Yet what disturbs some of the families of those persecuted and murdered by the Third Reich is the thesis that domestic resistance partly expunges German guilt or –important this –empowers the Germans as fellow victims of fascism.

This was the East German argument. As communists, they claimed, they were victims rather than perpetrators, and Nazism was a bastard child of the West. Total claptrap of course, but systematic mythology shapes nations and cultures.

In fact the denial of the former East Germany made the rise of neo-Nazism in the new eastern Germany far more possible. West Germans, however, were reminded daily of the stains of their past. It worked. They still look at their eastern cousins in disbelief. But they are proud that Germany had its martyrs and believe that this gives the country an historic lifeline to the civilized world.

Count Clemens August von Galen, Bishop of Munster, Martin Niemoller, Pastor Dietrich Bonhoeffer, the White Rose student group in Munich, the Red Orchestra organization, former mayor of Leipzig Carl Goerdeler, Prussian finance minister Johannes Popitz, the Kreisau Circle, Julius Leber, the Social Democrat and Communist underground, Catholic and Protestant secret opposition movements. As early as November, 1939, Georg Elser, acting alone and with the most extraordinary dedication, tried to assassinate Hitler with a homemade bomb. The plan almost worked. There were also two attempted suicide bombings of Hitler as well as numerous plans for conventional armed attacks.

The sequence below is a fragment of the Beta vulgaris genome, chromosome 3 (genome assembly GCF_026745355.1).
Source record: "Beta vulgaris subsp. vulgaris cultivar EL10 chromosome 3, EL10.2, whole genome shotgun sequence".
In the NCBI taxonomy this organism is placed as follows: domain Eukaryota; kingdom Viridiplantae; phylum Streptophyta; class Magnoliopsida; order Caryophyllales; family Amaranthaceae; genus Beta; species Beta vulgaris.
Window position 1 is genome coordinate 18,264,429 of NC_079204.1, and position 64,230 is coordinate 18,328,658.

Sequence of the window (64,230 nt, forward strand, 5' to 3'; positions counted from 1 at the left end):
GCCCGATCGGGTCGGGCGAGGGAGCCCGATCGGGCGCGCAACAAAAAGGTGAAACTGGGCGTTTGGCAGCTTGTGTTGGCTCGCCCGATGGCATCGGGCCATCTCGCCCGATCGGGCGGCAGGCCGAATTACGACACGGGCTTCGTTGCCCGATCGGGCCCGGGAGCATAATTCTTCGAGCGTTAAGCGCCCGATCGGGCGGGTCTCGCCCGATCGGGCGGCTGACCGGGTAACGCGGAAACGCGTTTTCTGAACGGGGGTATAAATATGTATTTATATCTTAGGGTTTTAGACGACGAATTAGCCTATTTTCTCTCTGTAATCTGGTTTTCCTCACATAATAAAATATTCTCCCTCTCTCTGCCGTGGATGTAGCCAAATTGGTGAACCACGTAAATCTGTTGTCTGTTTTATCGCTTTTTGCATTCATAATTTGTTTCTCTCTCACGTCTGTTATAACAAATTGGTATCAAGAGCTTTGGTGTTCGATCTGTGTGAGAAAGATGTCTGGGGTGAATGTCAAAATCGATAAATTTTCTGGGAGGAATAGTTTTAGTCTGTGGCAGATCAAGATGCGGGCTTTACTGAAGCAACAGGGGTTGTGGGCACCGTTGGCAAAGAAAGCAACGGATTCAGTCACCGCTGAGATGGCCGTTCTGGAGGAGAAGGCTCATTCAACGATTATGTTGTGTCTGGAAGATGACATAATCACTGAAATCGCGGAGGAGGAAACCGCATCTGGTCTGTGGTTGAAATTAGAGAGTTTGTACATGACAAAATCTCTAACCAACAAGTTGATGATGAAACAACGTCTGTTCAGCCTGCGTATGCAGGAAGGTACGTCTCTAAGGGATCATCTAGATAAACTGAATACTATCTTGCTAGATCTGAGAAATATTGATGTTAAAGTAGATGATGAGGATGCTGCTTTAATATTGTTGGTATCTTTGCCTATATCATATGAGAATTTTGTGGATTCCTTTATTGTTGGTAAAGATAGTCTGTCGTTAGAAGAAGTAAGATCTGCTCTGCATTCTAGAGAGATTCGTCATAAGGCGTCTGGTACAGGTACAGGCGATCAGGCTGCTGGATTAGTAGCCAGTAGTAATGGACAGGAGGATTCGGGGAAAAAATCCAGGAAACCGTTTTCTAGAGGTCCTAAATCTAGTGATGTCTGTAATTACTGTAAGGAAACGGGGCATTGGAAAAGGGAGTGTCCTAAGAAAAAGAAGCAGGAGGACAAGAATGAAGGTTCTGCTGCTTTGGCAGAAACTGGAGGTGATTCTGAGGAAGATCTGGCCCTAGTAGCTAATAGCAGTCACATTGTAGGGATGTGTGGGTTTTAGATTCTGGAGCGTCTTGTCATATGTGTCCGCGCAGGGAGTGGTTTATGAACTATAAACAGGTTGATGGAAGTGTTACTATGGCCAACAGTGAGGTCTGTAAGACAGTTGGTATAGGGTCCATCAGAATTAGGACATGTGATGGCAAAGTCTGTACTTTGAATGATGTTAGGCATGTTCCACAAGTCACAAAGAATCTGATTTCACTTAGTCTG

We should be surprised not at how few but at how many and varied were the resisters. Especially after Hitler’s early military successes, when even moderate Germans who had never voted Nazi were euphoric at the reversals of the 1918 humiliation. By the end of 1940, the internal security system was intensely sophisticated, and meaningful opposition, particularly under a war economy, was often effectively impossible. Punishment for even the mildest rebuke of the government was swift and grotesque. We have never properly honoured those who were killed for their stance, in Germany as well as in occupied Europe.

No serious person in Germany denies the past and no country could have done more to acknowledge what was, is and should be. All that informed, studious Germans argue is that we ought not to be confined by war comic mentality. And that while never forgetting that the bridge of understanding was made filthy by

Hitler and his grimy gang, it was kept in one piece by the very people depicted in a big budget American movie. Even one released on

Christmas Day. – Michael Coren is an author and broadcaster.

Let’s continue the subject of Dietrich Bonhoeffer and Valkyrie. This is from the Jewish Virtual Library

Operation Valkyrie and the July Plot to Assassinate Hitler

(July 20, 1944)

At the end of 1943 the Schutz Staffeinel (SS) and the Gestapo managed to arrest several Germans involved in plotting to overthrow Adolf Hitler. This included Dietrich Bonhoeffer, Klaus Bonhoeffer, Josef Mueller and Hans Dohnanyi. Others under suspicion like Wilhelm Canaris and Hans Oster were dismissed from office in January, 1944.

Major Claus von Stauffenberg now emerged as the leader of the group opposed to Nazi rule. In 1942, he decided to kill Adolf Hitler. He was joined by Wilhelm Canaris,Carl Goerdeler, Julius Leber, Ulrich Hassell, Hans Oster, Peter von Wartenburg, Henning von Tresckow, Friedrich Olbricht, Werner von Haeften, Fabian Schlabrendorft, Ludwig Beck and Erwin von Witzleben.